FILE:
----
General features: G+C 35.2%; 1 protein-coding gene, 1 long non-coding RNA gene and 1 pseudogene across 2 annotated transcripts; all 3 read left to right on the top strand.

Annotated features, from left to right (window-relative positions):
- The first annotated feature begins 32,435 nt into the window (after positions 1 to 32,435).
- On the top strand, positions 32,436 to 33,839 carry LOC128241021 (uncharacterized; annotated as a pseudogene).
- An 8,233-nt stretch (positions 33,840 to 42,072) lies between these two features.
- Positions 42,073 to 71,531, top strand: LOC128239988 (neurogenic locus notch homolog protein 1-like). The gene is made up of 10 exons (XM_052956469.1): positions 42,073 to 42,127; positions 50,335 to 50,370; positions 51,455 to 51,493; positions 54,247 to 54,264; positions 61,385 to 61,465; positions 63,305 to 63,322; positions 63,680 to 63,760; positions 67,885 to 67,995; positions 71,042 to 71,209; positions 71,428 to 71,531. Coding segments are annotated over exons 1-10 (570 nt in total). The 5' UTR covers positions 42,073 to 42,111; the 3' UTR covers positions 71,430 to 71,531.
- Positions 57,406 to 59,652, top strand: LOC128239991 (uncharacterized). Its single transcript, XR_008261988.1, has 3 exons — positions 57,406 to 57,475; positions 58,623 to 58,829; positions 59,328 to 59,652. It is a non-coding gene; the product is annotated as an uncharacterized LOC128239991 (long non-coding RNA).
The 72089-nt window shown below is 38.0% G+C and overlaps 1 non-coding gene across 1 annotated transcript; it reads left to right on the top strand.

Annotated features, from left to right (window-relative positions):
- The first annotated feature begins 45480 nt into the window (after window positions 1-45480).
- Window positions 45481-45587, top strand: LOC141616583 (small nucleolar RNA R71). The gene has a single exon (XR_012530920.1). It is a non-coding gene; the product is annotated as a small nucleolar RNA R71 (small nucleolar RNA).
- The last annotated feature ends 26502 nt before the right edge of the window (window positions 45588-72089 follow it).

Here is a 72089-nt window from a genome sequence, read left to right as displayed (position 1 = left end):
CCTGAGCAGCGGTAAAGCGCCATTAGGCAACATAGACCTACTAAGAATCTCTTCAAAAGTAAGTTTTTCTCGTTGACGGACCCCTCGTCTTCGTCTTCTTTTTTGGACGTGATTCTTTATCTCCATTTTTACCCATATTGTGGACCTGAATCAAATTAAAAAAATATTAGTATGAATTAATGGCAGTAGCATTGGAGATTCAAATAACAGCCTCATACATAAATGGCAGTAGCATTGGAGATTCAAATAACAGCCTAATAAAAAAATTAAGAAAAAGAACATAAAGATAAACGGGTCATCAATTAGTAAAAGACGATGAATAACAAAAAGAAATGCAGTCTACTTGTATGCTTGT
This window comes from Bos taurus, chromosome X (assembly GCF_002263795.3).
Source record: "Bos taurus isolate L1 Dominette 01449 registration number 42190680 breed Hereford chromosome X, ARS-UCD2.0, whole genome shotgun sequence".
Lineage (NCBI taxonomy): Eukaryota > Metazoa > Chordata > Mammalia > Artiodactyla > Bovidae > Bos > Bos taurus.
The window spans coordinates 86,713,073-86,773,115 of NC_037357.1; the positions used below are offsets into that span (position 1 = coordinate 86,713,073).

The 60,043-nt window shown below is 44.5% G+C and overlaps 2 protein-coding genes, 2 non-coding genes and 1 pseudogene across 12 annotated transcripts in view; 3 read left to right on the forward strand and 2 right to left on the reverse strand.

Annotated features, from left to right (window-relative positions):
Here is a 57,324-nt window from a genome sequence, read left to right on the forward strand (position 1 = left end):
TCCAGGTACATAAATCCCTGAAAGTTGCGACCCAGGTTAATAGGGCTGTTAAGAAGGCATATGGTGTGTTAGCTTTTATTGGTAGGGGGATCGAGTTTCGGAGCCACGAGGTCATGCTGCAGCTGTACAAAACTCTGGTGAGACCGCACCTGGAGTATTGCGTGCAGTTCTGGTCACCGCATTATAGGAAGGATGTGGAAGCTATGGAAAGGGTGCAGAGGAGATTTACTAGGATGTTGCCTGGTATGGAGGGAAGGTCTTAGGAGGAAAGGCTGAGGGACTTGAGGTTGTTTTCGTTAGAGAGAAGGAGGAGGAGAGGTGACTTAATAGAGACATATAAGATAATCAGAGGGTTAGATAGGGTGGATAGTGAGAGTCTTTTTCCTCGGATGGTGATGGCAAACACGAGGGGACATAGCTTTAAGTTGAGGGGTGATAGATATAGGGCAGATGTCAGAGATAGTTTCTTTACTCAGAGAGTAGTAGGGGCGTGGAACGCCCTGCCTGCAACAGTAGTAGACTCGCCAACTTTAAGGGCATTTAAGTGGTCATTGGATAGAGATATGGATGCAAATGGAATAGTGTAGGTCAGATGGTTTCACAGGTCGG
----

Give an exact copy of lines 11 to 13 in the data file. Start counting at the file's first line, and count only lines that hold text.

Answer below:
- Window positions 45481-45587, top strand: LOC141616583 (small nucleolar RNA R71). The gene has a single exon (XR_012530920.1). It is a non-coding gene; the product is annotated as a small nucleolar RNA R71 (small nucleolar RNA).
- The last annotated feature ends 26502 nt before the right edge of the window (window positions 45588-72089 follow it).

Here is a 72089-nt window from a genome sequence, read left to right as displayed (position 1 = left end):